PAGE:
Every March, hundreds of thousands of mighty emperor penguins return to the pack ice of Antarctica to breed.
Last week, after a 12-year absence, the penguins finally returned to Silver Spring, Md.
They’d been gone since 2005, when a massive mural depicting dozens of anthropomorphic penguins commuting by public transportation was removed from along Colesville Road, outside the Silver Spring Metro station. A lot of the paint had peeled from the 25 eight-by-four-foot plywood panels that made up the 100-foot-long “Penguin Rush Hour.”
Artist Sally Callmer Thompson repainted her penguins, but by then construction had started on the snakebit Paul S. Sarbanes Transit Center. The panels were put in storage, and there they remained.
Now they’re back up. Sort of.
“It’s actually a digital reproduction of the panels, which is why I’m so happy about it,” Sally told me on the phone from her home on Virginia’s Eastern Shore. “It won’t have all the problems with deteriorating from the elements.”
The 25 original panels were transported to Dodge-Chrome, an imaging and printing company in Silver Spring. Employees there used something called a bar scanner to digitize them.
The digitized images were then printed on thin aluminum sheets that are bonded to a polyethylene core.
“The materials are flexible, durable and have an anti-graffiti coating on them,” said Suzan Jenkins, chief executive of the Arts and Humanities Council of Montgomery County.
“The aluminum panels are not subject to the foibles of weather and rot,” said Don Scheuerman of the Montgomery County Department of General Services. If a panel gets damaged, they can just print out another one.
“And I don’t have to fix it!” Sally said. “I’m very happy about that. I’ve done enough of the fixing part. It was not as fun as it was fun doing the original.”
Sally is delighted that her handiwork is back up after so long.
“What good is a mural that’s in storage?” she said. “Nobody can see it.”
She said that the original painted panels may wind up in an indoor venue somewhere, perhaps in Silver Spring, where the penguins became an unofficial mascot after the mural was unveiled in 1990.
“They haven’t found a place yet, because it’s kind of big, but it’s nice to know that the originals may go up again someday,” Sally said.
The digital re-creation looks pretty good to me, the lines crisp, the colors bright. Don said we shouldn’t worry too much that it’s not the “real” mural. After all, the original statue of David in Florence was moved inside and a replica was put up outside — “not to compare 25 plywood panels to Michelangelo,” Don said.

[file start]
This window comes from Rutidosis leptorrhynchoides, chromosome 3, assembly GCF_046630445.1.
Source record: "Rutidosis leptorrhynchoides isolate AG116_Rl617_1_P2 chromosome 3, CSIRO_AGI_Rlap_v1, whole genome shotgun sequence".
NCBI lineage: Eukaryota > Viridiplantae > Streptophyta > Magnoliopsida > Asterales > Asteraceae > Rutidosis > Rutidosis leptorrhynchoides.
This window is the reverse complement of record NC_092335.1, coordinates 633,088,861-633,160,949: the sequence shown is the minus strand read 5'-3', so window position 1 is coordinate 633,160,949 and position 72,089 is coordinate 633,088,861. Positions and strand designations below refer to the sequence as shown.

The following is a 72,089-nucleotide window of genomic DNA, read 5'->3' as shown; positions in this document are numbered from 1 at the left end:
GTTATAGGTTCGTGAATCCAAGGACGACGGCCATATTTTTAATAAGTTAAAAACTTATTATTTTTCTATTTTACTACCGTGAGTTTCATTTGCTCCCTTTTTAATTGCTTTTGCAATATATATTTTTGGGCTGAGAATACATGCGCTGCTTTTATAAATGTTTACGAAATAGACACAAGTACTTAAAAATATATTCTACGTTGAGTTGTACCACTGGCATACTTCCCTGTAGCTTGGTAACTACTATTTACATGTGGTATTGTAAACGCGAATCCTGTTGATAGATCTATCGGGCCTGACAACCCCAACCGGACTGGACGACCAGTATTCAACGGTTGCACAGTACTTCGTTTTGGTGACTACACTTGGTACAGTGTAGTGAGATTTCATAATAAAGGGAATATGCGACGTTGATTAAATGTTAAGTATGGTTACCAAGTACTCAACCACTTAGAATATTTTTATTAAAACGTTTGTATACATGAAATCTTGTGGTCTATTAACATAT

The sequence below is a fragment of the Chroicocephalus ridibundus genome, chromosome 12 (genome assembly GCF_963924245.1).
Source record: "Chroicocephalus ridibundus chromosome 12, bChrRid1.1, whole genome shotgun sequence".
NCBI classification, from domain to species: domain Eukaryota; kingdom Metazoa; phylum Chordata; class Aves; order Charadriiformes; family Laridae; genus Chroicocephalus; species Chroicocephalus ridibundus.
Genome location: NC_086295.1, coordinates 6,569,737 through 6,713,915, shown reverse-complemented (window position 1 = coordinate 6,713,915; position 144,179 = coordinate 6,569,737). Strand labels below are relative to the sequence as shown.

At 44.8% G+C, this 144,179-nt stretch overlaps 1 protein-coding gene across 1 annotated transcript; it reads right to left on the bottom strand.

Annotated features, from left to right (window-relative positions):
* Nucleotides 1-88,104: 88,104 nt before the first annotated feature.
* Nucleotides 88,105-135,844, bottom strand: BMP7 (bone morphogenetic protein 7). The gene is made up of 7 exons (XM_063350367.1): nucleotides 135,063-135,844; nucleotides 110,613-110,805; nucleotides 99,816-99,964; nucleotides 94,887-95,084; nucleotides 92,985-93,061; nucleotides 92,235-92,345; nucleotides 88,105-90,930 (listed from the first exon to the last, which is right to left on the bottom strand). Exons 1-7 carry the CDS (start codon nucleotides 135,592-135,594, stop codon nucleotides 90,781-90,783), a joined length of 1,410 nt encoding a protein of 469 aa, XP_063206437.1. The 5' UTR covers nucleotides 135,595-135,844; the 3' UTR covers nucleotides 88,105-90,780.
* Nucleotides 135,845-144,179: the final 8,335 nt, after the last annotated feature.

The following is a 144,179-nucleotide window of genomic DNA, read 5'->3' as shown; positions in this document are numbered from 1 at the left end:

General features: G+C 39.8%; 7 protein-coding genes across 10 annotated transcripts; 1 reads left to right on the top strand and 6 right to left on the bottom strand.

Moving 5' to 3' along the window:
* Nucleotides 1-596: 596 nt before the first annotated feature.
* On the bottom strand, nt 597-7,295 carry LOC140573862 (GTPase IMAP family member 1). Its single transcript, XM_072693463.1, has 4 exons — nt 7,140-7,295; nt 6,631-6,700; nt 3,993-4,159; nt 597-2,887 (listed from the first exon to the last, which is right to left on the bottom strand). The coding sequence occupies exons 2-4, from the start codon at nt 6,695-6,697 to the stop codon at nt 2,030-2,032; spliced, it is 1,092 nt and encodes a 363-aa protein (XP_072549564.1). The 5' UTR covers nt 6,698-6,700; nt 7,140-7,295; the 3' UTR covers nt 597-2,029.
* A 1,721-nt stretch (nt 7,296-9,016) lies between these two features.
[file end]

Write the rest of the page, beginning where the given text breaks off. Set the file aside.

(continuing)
At 9 a.m. Wednesday, Montgomery County bigwigs will assemble at the Silver Spring Metro station to welcome back the penguins.
I’m hoping their return — the penguins, not the politicians — will bring good luck to troubled Metro. Perhaps the penguins are like another species of bird: the raven. It’s said that should the ravens ever leave the Tower of London, the monarchy will fall. The penguins left Silver Spring and, well, you know what happened.
The view outside the window was dreary as I rode the Red Line on Tuesday morning. Rain streaked down the glass while, outside, everything and everyone looked wet and miserable.
The backs of the industrial buildings near the Fort Totten station showed their haphazard graffiti. Here and there on the ground were piles of railroad ties, gravel, rusty metal.
A woman sat down across from me and, with careful concentration, began to slowly transform herself.
She picked out the edges of her eyes with a pencil, then daubed her lids with iridescent eye shadow.
Next, she unscrewed a mascara brush from its little cylinder and swept the inky corkscrew across her eyelashes, turning them from tiny apostrophes into long exclamation points.
It was a private ritual, this morning maquillage, undertaken in public. As commuter behavior goes, it struck me as pretty harmless. She wasn’t clipping her toenails or eating a breakfast burrito. And she wasn’t trying to put on her makeup while behind the wheel of a Camry hurtling around the Beltway.
The rain had stopped when we pulled into the Rhode Island Avenue station. The woman snapped her compact mirror shut, grabbed her bags and got off, a new face ready for a new day.
For previous columns, visit washingtonpost.com/johnkelly.